Find an Aviation Lawyer

Aviation law governs the operation of aircraft and the maintenance of aviation facilities. Statutes have been enacted and administrative agencies have been created at both federal and state levels to regulate air traffic. Congress can use its constitutional authority to regulate interstate and foreign commerce, which also allows them to enact laws concerning air navigation, such as the Air Commerce Act in 1926. The main source for aviation law is federally based; states are able to enact some of their own laws related to air travel, but are prohibited from regulating rates, routes or services of any air carrier that has been authorized by the Federal Aviation Act to give interstate air transportation.

The two most important players in aviation law are the Federal Aviation Administration (FAA) and the National Transportation Safety Board (NTSB).


The Federal Aviation Administration (FAA)

The FAA is the main regulatory body for aviation safety and standards. It is the section of the U.S. Federal Government that is primarily responsible for insuring the safety of civil aviation. It also has enforcement powers, as well as the ability to issue and revise regulations related to all aspects of air travel safety, research, manufacturing, and navigation. The FAA is separate from, and independent of, the NTSB (National Transportation Safety Board).

The National Transportation Safety Board (NTSB)

The National Transportation Safety Board ("NTSB") is an independent federal agency responsible for investigating every civil aviation accident in the United States. As well as aviation accidents, its jurisdiction also extends to train and other transportation vehicle accidents. The NTSB also issues safety recommendations to help prevent future accidents. They have also been known to send investigators overseas to serve as U.S. representatives in aviations accidents involving U.S. aircraft or wherever else it is requested by foreign governments. As well as serving overseas, the NTSB's investigators can also serve in a sort of “court of appeals” for pilots and other aviation workers against the FAA.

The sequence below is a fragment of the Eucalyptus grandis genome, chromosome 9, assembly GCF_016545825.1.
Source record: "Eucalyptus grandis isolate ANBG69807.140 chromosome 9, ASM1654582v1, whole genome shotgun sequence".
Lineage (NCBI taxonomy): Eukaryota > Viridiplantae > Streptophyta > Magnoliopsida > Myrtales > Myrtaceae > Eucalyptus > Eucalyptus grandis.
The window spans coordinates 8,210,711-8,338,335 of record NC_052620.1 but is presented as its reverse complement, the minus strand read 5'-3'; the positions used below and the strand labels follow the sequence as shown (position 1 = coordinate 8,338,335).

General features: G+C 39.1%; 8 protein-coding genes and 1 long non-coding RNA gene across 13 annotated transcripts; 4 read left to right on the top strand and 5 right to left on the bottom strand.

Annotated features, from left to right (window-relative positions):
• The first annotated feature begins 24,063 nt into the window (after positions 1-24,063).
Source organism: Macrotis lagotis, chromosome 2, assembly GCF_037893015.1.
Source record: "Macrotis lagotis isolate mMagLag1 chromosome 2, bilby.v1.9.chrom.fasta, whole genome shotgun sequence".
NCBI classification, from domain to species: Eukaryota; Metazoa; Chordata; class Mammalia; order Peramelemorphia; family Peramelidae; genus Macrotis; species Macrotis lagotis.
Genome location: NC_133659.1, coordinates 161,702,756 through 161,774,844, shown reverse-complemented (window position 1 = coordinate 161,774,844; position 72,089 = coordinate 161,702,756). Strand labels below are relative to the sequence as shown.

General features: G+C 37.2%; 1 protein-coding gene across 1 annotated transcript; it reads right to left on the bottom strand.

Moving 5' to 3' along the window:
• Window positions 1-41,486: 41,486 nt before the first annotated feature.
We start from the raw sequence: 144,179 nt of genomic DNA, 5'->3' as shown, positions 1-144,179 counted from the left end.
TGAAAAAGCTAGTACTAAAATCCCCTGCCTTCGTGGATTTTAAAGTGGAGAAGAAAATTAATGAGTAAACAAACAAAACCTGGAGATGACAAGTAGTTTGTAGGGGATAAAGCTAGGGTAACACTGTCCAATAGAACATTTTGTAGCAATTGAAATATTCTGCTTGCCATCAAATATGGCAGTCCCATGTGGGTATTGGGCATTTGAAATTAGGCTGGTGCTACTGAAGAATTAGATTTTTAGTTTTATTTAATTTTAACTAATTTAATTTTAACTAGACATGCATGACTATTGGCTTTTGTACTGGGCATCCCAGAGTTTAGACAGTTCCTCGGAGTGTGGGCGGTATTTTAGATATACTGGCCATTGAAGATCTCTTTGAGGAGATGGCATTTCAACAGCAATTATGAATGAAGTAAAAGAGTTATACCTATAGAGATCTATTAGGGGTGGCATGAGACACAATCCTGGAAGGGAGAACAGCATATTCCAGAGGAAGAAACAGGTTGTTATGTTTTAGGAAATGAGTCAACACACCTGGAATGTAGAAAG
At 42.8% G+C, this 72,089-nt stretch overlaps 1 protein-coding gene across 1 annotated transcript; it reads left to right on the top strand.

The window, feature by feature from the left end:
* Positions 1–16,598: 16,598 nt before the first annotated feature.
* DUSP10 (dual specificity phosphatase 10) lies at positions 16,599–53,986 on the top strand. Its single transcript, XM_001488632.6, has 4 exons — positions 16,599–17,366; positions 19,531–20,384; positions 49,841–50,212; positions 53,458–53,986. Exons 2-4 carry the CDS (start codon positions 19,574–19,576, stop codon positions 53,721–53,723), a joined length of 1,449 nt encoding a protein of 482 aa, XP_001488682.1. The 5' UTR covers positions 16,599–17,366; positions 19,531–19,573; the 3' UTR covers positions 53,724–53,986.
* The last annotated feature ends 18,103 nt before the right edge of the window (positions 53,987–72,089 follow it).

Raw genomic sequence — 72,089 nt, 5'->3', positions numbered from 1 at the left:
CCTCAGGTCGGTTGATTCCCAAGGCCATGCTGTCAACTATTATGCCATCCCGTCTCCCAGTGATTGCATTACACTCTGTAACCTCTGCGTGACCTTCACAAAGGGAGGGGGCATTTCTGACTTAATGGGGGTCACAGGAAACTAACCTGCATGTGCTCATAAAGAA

The major differences between the NTSB and the FAA are simply that the FAA is a section of the U.S. Federal Government and has enforcement and regulatory powers, whereas the NTSB is an independent federal agency not associated with the Department of Transportation and does not possess these powers, only those of recommendation and information.

Why you need an Aviation Lawyer
  • If you are considering purchasing an interest in a jet. This tends to be a multimillion dollar transaction and would require that you obtain specialized legal assistance before committing you or your company's funds.
  • The typical above mentioned transaction usually asks you to sign eleven different documents and having an aviation lawyer at hand who fully understands FAR part 91, and FAR part 135, can help prevent misunderstandings.
  • It's realistic to conceive that your aviation needs may change in the future and having an experienced aviation lawyer will know which provisions can be negotiated to protect your future needs and where you may need “escape clauses”.

By Elysse Kimberlin           


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